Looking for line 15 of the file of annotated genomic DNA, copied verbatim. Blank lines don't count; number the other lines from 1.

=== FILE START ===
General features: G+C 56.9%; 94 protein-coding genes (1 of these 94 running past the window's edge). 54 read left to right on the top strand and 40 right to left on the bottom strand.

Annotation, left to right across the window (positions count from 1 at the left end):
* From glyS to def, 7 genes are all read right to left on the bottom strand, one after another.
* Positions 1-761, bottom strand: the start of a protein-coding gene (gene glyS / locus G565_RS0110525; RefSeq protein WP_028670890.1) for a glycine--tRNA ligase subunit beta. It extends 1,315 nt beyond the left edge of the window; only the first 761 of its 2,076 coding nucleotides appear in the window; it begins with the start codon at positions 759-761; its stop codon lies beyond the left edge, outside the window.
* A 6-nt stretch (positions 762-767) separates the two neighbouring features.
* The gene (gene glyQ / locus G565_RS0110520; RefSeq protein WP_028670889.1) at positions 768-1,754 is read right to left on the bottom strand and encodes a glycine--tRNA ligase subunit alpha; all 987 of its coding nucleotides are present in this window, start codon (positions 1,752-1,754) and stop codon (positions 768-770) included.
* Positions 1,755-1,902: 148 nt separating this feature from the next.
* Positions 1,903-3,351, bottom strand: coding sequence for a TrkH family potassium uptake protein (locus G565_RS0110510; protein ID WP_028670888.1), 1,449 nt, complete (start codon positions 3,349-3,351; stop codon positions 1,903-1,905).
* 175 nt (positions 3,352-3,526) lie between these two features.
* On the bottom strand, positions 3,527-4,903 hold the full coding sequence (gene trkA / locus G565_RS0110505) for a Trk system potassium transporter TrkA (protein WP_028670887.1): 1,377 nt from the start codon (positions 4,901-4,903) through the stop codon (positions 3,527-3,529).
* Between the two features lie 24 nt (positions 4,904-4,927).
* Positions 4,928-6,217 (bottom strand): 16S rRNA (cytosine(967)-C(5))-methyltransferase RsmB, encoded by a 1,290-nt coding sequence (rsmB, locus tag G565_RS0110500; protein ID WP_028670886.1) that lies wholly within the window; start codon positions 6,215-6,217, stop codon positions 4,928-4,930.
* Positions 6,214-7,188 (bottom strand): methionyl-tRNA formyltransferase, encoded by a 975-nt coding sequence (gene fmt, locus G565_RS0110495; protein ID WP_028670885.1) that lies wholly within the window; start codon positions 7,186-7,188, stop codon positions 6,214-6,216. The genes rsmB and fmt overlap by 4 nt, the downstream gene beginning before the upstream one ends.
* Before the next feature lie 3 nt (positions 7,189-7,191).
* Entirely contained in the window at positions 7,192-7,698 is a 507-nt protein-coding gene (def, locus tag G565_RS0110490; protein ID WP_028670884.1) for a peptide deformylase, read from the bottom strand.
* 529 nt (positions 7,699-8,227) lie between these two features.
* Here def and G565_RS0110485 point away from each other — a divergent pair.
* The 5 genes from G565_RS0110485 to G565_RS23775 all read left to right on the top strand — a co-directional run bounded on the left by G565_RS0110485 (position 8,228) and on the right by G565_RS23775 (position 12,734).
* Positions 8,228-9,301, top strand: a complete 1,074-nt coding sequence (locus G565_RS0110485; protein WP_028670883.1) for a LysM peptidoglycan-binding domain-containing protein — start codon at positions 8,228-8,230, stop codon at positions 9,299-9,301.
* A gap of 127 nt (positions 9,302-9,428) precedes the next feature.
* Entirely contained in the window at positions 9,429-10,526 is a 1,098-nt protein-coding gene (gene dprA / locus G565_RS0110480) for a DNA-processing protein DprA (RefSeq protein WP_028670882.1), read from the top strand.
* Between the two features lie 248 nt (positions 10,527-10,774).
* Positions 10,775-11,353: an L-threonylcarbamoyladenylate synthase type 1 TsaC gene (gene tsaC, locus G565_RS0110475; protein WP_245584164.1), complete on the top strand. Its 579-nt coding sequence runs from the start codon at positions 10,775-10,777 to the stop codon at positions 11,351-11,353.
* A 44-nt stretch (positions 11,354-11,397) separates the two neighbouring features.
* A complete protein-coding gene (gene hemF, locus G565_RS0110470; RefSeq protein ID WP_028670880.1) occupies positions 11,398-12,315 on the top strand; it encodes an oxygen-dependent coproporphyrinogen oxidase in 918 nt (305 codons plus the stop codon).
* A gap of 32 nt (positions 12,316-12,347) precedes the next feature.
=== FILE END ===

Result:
* Entirely contained in the window at positions 7,192-7,698 is a 507-nt protein-coding gene (def, locus tag G565_RS0110490; protein ID WP_028670884.1) for a peptide deformylase, read from the bottom strand.